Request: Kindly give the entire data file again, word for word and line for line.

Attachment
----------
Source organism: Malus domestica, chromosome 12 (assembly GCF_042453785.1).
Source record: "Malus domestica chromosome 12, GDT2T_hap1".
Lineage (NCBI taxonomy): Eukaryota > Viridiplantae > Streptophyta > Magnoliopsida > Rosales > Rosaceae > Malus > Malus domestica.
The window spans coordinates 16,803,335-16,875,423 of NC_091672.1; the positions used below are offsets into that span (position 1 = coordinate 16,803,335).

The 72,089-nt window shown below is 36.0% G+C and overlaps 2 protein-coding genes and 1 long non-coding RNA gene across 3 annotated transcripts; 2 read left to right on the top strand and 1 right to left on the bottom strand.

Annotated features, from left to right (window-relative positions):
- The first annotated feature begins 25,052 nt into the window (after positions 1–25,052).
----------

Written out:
Source organism: Malus domestica, chromosome 12 (assembly GCF_042453785.1).
Source record: "Malus domestica chromosome 12, GDT2T_hap1".
Lineage (NCBI taxonomy): Eukaryota > Viridiplantae > Streptophyta > Magnoliopsida > Rosales > Rosaceae > Malus > Malus domestica.
The window spans coordinates 16,803,335-16,875,423 of NC_091672.1; the positions used below are offsets into that span (position 1 = coordinate 16,803,335).

The 72,089-nt window shown below is 36.0% G+C and overlaps 2 protein-coding genes and 1 long non-coding RNA gene across 3 annotated transcripts; 2 read left to right on the top strand and 1 right to left on the bottom strand.

Annotated features, from left to right (window-relative positions):
- The first annotated feature begins 25,052 nt into the window (after positions 1–25,052).